Trashcan lids are really good if you can find them, though you may need to do some work to make a comfortable strap to attach it to your arm.
Alternatively, think inflatable: rubber dinghies have been used by Ya Basta! before (use loads of plastic packing wrap to bind six or seven of them lengthwise so that you have a wide group shield).
Also, ask local garages / car workshops if they have any spare car wheel inner tubes. They usually cost (as second-hand) only 50p ($1) at most, and so a few of these taped to a bit of stiff board (or layered cardboard) can make an effective lightweight shield.
Truck tire inner tubes make good, large defensive barriers, but can cost up to $40 each new (maybe try scrap metal merchants or car-breakers’ yards for supplies).
Further Tips on Physical Protection from Police Attacks
Stuff to think about when making protection:
1. Duct tape (always useful), electrical tape, adhesive tape, super glue, regular glue, spray adhesive, twine, wire, staple gun, etc.
2. Gas masks, filters, respirators (like painters use, handkerchiefs with vinegar in zip-lock bags.
3. Some thing to protect your noggin. Here is a list from best to worse: Motorcycle helmet, army helmet, football helmet (face guard removed) or other sports helmets, bicycle helmet,or skating helmet, construction hard hat, batting helmet.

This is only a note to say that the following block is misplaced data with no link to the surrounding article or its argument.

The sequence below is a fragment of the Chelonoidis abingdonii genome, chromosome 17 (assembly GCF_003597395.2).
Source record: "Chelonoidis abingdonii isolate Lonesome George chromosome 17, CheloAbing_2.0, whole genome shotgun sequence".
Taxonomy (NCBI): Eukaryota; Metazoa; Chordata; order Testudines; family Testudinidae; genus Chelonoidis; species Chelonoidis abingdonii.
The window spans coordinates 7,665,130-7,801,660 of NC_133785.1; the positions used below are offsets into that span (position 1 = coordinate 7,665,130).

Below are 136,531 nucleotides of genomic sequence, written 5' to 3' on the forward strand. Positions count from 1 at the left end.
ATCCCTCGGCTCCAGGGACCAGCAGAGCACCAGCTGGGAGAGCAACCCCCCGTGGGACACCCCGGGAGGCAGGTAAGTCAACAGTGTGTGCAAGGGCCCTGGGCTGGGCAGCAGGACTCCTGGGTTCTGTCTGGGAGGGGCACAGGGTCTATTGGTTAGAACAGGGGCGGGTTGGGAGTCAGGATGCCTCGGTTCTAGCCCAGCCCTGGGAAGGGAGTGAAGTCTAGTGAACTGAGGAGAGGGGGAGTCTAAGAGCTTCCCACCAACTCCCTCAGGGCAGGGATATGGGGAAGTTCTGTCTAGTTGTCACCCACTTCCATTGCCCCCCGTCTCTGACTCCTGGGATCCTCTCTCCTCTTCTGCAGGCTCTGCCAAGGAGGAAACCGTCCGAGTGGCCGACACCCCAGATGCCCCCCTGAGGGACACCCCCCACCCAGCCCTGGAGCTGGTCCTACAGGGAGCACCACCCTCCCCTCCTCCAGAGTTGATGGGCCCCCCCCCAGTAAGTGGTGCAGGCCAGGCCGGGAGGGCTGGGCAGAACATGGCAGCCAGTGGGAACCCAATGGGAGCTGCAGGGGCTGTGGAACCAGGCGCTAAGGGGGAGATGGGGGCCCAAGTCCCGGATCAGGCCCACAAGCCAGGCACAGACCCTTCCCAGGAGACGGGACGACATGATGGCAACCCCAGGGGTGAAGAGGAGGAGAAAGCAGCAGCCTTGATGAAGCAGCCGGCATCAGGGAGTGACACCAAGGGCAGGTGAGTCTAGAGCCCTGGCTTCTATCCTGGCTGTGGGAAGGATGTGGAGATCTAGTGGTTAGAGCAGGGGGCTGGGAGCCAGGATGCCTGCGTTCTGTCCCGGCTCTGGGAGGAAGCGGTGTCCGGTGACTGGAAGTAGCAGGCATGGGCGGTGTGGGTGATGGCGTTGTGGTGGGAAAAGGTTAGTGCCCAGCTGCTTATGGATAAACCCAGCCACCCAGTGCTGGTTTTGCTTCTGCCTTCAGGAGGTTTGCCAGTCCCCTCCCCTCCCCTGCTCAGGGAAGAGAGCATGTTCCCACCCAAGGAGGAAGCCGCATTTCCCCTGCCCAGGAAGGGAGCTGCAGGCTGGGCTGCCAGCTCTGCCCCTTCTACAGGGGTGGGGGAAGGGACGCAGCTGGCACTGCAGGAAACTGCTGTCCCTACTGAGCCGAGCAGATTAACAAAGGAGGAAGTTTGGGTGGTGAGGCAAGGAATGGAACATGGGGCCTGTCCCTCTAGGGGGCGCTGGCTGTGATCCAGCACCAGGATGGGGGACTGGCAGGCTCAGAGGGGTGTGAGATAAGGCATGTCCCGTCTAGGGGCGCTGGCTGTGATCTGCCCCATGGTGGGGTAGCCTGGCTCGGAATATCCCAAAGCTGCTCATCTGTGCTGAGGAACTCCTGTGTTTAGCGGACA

4. Paint: day-glo orange or yellow; red and black paint may also be useful.
5. Cloth or tarps for banners, the larger the better.
6. Shin guards, sports padding, martial arts padding, construction knee and elbow pads, etc.
7. Foam padding, carpet padding, rubber padding.
8. Chemical suits, rain gear (preferably yellow or orange).
9. Thick and padded gloves or mittens.
10. Raw materials for building DIY armor two-liter bottles, plastic 5-gallon buckets, foam, cushions, garbage cans or lids, etc.
11. Good footwear, boots are best, steel toe is great.
12. Warm thick clothing (to protect from weather and to add padding).
13. First aid equipment: bandages, gauze, anti-tear gas solutions in squirt bottles, etc.
14. Thin PVC piping to hold banners, long cardboard tubes, etc.
15. Tools: Bring lots of extras to an action because you should be able to swap for stuff you do not have or just help out our other comrades.
Ear plugs are useful. They are cheap and will offer some protection against concussion grenades and other acoustic attacks. They are light and easy to use.
It is also good to bring a paper, small pencils (golf or pew pencils) in case. At least one piece of paper should be in your shoe or somewhere else to avoid being taken if arrested. It sucks not having paper in jail. It is useful for all sorts of things. Sharpies are also a high demand item or any other permanent felt tip marker to write numbers on arms and clothing.
People should add to these lists of things. It is key that people come defensively prepared and bring extras to trade and create a mutual aid network.